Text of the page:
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Influx of Arab Refugees Stirs Concern in Iraqi Kurdish City

More than 2 million internally displaced persons are settled in cities, towns and camps in Iraq’s Kurdistan region. The city of Shaqlawa has seen its population more than double with the addition of more than 26,000 Arab refugees and displaced persons.

“Naturally, because so many refugees live here, there are a number of challenges — health, water supply, sanitation, rising house rents," said Rizgar Hassan, the city's mayor.

Some residents of the city complain that Arabs are taking all the available jobs.

“Let’s have a camp for them where they can work," said resident Ako Karim, "and we will work for ourselves.”

Arabs say they feel comfortable in Shaqlawa, because so many others fleeing violence in other parts of Iraq have already settled in the city.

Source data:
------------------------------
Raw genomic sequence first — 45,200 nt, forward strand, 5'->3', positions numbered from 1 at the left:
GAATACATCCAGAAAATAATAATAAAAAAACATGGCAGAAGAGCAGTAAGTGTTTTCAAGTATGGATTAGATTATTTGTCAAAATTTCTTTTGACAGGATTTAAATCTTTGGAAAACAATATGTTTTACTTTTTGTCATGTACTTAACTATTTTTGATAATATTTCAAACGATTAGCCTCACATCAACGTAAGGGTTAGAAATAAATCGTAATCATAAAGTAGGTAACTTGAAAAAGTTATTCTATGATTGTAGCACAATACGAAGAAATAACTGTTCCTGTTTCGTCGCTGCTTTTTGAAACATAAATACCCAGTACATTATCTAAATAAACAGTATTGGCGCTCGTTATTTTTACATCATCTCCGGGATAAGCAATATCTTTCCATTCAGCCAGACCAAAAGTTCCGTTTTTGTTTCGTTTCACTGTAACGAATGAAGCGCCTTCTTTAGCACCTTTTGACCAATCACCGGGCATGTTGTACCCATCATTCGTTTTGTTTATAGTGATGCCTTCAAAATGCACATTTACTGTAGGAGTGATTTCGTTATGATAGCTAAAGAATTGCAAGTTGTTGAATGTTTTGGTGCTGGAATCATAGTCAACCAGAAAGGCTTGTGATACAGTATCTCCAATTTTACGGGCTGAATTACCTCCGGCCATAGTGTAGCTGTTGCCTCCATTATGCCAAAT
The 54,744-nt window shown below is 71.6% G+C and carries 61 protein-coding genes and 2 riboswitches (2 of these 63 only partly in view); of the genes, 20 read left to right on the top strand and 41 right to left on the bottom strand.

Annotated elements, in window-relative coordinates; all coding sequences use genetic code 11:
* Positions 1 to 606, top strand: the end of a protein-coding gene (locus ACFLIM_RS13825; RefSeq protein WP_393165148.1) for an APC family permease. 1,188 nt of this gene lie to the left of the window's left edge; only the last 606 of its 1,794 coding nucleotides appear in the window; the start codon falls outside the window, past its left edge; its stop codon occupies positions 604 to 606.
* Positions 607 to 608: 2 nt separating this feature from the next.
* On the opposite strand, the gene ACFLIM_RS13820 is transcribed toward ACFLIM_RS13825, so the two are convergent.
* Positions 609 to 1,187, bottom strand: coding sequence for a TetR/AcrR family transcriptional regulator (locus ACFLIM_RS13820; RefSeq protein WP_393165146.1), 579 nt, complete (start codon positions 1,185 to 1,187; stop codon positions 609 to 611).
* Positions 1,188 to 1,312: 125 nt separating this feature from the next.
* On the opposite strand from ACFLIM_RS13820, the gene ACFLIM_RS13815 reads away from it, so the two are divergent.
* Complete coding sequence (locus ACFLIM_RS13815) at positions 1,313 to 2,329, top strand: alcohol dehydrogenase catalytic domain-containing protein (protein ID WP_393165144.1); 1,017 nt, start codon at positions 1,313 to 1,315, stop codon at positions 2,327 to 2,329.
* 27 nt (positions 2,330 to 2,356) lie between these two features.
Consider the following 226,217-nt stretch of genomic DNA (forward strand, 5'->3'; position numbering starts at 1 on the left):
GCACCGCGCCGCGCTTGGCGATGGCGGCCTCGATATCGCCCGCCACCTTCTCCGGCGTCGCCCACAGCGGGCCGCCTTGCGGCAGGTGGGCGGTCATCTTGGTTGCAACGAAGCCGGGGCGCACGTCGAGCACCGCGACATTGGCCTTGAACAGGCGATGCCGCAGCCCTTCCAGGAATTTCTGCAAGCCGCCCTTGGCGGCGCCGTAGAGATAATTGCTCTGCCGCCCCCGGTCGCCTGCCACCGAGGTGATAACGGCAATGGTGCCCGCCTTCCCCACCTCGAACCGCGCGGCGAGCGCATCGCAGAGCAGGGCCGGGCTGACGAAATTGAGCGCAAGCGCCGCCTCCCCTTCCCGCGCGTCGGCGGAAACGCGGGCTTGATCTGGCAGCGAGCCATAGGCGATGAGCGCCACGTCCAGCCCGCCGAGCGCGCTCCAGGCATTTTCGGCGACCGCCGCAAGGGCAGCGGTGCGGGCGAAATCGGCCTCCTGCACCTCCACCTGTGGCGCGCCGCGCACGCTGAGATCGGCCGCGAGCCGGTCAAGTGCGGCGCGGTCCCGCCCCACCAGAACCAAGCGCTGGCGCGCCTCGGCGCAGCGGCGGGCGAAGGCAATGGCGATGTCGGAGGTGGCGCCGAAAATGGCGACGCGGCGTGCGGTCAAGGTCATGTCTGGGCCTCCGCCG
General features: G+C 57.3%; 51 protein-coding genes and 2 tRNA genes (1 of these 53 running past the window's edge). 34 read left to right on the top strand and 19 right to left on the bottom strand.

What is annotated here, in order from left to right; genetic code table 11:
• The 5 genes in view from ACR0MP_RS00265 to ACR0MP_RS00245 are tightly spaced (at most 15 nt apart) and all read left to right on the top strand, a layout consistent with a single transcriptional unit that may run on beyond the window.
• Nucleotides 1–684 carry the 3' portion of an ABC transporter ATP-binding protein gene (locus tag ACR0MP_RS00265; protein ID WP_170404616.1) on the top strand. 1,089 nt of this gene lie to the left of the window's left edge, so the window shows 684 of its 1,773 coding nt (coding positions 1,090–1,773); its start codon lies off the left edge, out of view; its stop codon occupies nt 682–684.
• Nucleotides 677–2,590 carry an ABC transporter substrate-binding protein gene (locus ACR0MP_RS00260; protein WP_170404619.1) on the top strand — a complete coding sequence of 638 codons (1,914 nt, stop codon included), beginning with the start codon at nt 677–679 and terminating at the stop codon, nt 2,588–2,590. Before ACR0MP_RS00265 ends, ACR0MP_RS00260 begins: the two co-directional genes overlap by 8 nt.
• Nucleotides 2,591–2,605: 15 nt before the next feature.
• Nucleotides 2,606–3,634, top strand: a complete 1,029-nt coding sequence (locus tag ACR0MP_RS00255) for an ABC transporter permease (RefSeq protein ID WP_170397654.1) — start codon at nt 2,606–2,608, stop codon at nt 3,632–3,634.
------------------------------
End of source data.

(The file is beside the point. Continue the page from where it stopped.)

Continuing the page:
“The way people of Shaqlawa and Kurdistan region treat us, we feel like we are in Fallujah," said refugee Hatim Jamil.

Referring to the origins of the new Arab arrivals, some people in Shaqlawa have begun calling their city "Shaq-lujah."

Kurds are now a minority in Shaqlawa, and many say they are considering moving to other parts of Iraqi Kurdistan. They are asking the regional government to address the issue as soon as possible.

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